My first thought when I see that smudge on someone’s forehead is “Shoot. I forgot to make pancakes.” They have Mardi Gras in New Orleans, Carnevale in Brazil; in the part of England where I spent a substantial amount of time, they make pancakes. They’re more like crepes than our pancakes, and the folks I knew ate them only with lemon and sugar on Shrove Tuesday. I’ve long wanted these pancakes to be an annual event on my food calendar, but year after year, the smudges tell me I’ve missed it. And somehow making those pancakes–with the lemon and sugar–any other time of year feels like cheating, even though I no longer celebrate the Easter season.

    That sense of something grasped at–but not with enough conviction to reach it–resonated with me in your post.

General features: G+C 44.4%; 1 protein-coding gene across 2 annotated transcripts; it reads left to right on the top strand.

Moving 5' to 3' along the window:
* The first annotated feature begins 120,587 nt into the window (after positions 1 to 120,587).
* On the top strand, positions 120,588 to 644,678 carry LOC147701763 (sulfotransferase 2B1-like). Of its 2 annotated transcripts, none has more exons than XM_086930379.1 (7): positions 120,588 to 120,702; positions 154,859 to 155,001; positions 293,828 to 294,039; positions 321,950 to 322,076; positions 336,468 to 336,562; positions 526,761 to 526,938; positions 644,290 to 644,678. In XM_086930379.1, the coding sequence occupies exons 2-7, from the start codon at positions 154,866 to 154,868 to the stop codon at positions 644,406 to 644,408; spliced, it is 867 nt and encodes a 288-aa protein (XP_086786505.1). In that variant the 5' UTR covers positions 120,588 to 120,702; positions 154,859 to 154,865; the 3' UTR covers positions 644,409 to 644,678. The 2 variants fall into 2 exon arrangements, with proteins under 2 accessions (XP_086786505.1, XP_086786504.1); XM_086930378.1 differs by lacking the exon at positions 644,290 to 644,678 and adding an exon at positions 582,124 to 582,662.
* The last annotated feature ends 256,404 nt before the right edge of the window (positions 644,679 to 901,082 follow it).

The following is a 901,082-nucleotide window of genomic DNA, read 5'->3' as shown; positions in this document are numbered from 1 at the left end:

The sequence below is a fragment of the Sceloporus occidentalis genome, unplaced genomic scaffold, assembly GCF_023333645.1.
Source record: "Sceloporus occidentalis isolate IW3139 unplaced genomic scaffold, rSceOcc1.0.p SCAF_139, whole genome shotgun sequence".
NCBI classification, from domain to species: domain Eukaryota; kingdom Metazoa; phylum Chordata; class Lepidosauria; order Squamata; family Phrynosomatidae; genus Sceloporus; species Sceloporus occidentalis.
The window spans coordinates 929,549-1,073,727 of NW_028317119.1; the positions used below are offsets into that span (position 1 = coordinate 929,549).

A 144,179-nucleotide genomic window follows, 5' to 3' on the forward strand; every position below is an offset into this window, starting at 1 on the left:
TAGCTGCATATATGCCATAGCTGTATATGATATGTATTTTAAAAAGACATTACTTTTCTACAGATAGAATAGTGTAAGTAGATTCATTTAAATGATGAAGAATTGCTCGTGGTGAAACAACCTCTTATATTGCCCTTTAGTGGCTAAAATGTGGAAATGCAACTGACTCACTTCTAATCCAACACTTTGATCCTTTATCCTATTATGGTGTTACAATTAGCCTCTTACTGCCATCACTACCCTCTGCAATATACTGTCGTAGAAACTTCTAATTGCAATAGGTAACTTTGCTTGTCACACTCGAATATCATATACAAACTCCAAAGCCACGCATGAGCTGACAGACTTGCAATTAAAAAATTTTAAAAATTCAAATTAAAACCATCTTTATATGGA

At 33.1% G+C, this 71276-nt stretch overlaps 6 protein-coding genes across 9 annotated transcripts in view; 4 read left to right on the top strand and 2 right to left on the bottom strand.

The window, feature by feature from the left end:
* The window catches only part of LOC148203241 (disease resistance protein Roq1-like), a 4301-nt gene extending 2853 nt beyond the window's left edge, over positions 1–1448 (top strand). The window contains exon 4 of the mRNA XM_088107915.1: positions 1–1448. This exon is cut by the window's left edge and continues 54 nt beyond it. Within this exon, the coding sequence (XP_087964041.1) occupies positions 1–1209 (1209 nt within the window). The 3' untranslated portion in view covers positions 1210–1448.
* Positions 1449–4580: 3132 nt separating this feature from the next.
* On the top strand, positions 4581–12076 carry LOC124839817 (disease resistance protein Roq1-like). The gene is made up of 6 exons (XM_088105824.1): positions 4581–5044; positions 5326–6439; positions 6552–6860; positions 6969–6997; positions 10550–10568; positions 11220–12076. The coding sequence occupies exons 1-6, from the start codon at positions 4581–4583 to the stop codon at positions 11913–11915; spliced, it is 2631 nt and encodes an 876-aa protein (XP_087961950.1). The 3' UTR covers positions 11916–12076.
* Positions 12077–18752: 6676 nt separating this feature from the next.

• The Modern Gal

    If adrift is what you feel about your spirituality, then Lent is a perfect time to try to recapture it. I know every different version of Christianity tends to approach Lent differently. As a Catholic, I’ve always been taught that Lent is all about disciplining myself when it comes to spirituality and drawing nearer to Jesus through prayer, fasting (the giving-something-up bit and not eating meat on Fridays bit) and almsgiving. When I was younger I used to think of Lent as a grim time — that dark time when I had to give up something I love and when we talk about Jesus’ death, but I’ve realized as I’ve gotten older the beauty of Lent and the opportunity it gives me to focus on my spirituality.

    If you’re in a place where you’re especially susceptible to guilt (and it sounds like you are), I’d start small — make an effort to take five extra minutes for prayer each day or even every couple days or try to do one work of charity that you might not have otherwise done. Even the smallest thing might make you feel less adrift.

  • Lisa

    Lent and Advent are my two favorite liturgical seasons – I guess I like preparation and anticipation more than culmination and celebration?